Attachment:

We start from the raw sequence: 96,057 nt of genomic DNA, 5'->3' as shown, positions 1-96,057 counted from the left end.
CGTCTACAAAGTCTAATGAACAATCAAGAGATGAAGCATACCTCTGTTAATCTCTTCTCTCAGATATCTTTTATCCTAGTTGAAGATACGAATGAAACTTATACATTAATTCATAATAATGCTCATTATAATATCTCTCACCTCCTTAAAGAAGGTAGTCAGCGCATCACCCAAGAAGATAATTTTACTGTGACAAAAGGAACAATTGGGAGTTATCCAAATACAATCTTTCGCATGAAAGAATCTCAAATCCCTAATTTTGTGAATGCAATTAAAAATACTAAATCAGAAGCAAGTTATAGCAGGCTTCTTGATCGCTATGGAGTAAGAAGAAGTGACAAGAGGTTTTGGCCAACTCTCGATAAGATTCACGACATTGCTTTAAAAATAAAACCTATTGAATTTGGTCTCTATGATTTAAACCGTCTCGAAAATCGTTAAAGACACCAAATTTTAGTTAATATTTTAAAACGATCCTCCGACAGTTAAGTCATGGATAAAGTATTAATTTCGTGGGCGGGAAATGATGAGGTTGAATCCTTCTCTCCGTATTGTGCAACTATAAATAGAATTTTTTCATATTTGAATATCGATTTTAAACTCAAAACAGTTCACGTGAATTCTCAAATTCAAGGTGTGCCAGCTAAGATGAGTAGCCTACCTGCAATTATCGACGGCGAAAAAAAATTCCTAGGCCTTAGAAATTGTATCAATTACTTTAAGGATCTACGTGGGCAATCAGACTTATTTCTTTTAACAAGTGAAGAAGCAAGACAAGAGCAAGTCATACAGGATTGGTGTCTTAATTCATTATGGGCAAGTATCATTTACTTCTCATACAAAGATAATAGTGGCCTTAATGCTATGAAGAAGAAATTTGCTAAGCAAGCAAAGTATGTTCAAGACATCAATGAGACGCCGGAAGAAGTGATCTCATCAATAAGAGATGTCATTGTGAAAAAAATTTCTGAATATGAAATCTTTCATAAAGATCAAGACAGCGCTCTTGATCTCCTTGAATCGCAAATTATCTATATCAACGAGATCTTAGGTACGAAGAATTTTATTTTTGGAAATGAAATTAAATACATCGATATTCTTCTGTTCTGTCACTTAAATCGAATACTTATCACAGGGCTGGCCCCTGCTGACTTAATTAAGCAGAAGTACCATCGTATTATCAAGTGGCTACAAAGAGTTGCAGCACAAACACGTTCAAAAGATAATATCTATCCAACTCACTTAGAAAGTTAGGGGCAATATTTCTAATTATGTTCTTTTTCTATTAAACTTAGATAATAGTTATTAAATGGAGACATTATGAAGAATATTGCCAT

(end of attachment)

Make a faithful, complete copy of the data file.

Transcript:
We start from the raw sequence: 96,057 nt of genomic DNA, 5'->3' as shown, positions 1-96,057 counted from the left end.
CGTCTACAAAGTCTAATGAACAATCAAGAGATGAAGCATACCTCTGTTAATCTCTTCTCTCAGATATCTTTTATCCTAGTTGAAGATACGAATGAAACTTATACATTAATTCATAATAATGCTCATTATAATATCTCTCACCTCCTTAAAGAAGGTAGTCAGCGCATCACCCAAGAAGATAATTTTACTGTGACAAAAGGAACAATTGGGAGTTATCCAAATACAATCTTTCGCATGAAAGAATCTCAAATCCCTAATTTTGTGAATGCAATTAAAAATACTAAATCAGAAGCAAGTTATAGCAGGCTTCTTGATCGCTATGGAGTAAGAAGAAGTGACAAGAGGTTTTGGCCAACTCTCGATAAGATTCACGACATTGCTTTAAAAATAAAACCTATTGAATTTGGTCTCTATGATTTAAACCGTCTCGAAAATCGTTAAAGACACCAAATTTTAGTTAATATTTTAAAACGATCCTCCGACAGTTAAGTCATGGATAAAGTATTAATTTCGTGGGCGGGAAATGATGAGGTTGAATCCTTCTCTCCGTATTGTGCAACTATAAATAGAATTTTTTCATATTTGAATATCGATTTTAAACTCAAAACAGTTCACGTGAATTCTCAAATTCAAGGTGTGCCAGCTAAGATGAGTAGCCTACCTGCAATTATCGACGGCGAAAAAAAATTCCTAGGCCTTAGAAATTGTATCAATTACTTTAAGGATCTACGTGGGCAATCAGACTTATTTCTTTTAACAAGTGAAGAAGCAAGACAAGAGCAAGTCATACAGGATTGGTGTCTTAATTCATTATGGGCAAGTATCATTTACTTCTCATACAAAGATAATAGTGGCCTTAATGCTATGAAGAAGAAATTTGCTAAGCAAGCAAAGTATGTTCAAGACATCAATGAGACGCCGGAAGAAGTGATCTCATCAATAAGAGATGTCATTGTGAAAAAAATTTCTGAATATGAAATCTTTCATAAAGATCAAGACAGCGCTCTTGATCTCCTTGAATCGCAAATTATCTATATCAACGAGATCTTAGGTACGAAGAATTTTATTTTTGGAAATGAAATTAAATACATCGATATTCTTCTGTTCTGTCACTTAAATCGAATACTTATCACAGGGCTGGCCCCTGCTGACTTAATTAAGCAGAAGTACCATCGTATTATCAAGTGGCTACAAAGAGTTGCAGCACAAACACGTTCAAAAGATAATATCTATCCAACTCACTTAGAAAGTTAGGGGCAATATTTCTAATTATGTTCTTTTTCTATTAAACTTAGATAATAGTTATTAAATGGAGACATTATGAAGAATATTGCCAT